I propose, based on research evidence from the fields of cultural psychoneuroimmunology, cultural neuroscience, functional medicine, biocognitive science, and cultural anthropology, the following:
- Illnesses are culturally learned and the causes of health are inherited.
- Growing older is the passing of time, and aging is what we do with our time based on the culturally-learned premises we use to interpret our experiences.
- Family illnesses are propensities rather than genetic sentencing.
- Growing older does not have to be a progressive and uncontrollable deterioration.
- Addictions and other behaviors of excess are not illnesses: they are socio-culturally learned strategies to avoid fear of accepting personal empowerment.
- Attention deficit disorder is a “medicalized” term for curiosity abundance: It is neither a disorder nor a deficit.
- Reductionist medicine diagnoses, treats, and prognosticates based on averages rather than individualized evidence.
- It’s easier to cure an illness than to confront the conditions that maintain the illness.
Biocognitive science defies myths that have been perpetuated as truths by health disciplines that base their evidence on 19th century reductionist causality. In other words, academic biology still applies mechanistic principles borrowed from Newtonian physics to explain cause and effect on sentient beings that self-regulate and respond to conditions differently than machines.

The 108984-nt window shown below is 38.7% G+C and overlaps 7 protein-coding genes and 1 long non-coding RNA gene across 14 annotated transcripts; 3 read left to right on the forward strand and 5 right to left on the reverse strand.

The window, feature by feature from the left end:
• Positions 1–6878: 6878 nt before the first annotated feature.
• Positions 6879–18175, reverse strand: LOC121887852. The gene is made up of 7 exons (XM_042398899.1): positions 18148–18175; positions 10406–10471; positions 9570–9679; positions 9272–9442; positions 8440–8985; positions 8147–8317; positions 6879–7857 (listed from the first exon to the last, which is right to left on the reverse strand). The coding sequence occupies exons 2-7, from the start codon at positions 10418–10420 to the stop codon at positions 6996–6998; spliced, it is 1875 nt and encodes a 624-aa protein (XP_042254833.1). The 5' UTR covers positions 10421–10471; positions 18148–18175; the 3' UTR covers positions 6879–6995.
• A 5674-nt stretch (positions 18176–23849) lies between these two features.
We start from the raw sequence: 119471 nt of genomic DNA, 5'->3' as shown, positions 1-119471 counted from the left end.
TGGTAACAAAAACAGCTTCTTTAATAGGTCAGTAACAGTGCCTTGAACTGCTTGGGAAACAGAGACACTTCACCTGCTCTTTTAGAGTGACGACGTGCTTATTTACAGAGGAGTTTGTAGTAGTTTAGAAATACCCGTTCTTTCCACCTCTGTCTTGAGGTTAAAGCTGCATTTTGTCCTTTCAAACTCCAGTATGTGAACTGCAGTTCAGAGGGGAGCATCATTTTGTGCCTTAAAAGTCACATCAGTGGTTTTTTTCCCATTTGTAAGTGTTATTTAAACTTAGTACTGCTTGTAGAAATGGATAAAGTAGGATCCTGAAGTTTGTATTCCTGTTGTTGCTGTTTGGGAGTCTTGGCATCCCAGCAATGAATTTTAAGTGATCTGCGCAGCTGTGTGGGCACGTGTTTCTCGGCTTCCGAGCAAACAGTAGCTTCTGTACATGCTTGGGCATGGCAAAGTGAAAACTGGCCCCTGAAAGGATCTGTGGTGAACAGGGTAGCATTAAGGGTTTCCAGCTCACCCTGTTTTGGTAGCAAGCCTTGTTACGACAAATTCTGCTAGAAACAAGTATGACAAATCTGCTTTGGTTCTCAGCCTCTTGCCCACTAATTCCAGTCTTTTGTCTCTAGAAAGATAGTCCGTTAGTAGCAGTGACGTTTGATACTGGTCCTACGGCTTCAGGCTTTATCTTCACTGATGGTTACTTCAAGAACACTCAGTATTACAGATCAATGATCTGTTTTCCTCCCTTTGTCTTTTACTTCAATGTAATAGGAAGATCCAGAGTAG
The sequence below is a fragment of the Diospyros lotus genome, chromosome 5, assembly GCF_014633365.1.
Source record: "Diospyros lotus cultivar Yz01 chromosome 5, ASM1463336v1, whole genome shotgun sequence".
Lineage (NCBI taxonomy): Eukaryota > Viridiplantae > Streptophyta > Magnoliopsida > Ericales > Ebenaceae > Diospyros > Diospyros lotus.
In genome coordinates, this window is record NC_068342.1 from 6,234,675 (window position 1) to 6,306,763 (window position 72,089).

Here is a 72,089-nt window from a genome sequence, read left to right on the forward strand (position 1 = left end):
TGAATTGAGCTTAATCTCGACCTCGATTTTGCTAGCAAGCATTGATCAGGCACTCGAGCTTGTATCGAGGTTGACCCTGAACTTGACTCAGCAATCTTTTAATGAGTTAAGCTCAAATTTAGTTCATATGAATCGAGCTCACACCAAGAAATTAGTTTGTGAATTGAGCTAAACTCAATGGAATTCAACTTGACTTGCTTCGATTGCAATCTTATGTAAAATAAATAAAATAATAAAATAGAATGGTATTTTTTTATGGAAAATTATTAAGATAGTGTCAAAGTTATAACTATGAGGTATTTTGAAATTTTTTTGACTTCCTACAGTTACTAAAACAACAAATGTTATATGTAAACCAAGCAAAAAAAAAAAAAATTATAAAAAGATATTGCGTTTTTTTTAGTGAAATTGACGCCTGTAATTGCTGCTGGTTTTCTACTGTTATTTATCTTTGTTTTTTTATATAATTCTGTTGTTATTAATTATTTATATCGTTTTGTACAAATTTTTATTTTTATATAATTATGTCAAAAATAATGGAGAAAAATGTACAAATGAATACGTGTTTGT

Increasing evidence from the sciences that study healthy brains, the exalted emotions and elevated cognitions is beginning to debunk genetics as the principal contributor to our health and illnesses. For example, genetics only accounts for 25% of the longevity of healthy centenarians. But since we live in a quick-fix society, we are taught to wait until we break before making healthy changes, and then to look for external solutions to solve internal processes.
Biocognition is a science of wellness that offers evidence of what we can achieve when we are given hope, instead of focusing on how we fail. Consider these ideas:
- Change cannot occur by reasoning out solutions without experiencing the process of transitioning from beliefs that no longer serve us well.
- Forgiveness is an act of self-love to free us from self-entrapment.
- Our relationships can remain vital and meaningful for a lifetime.
- Our tribes punish personal excellence beyond the pale, and we learn our self-valuation and self-deprecation from what I call “cultural editors:” people given authority in cultural contexts (parents, teachers, clergy, physicians, and so on).
Remember, your mind communicates with your body — and your cultural beliefs influence that communication.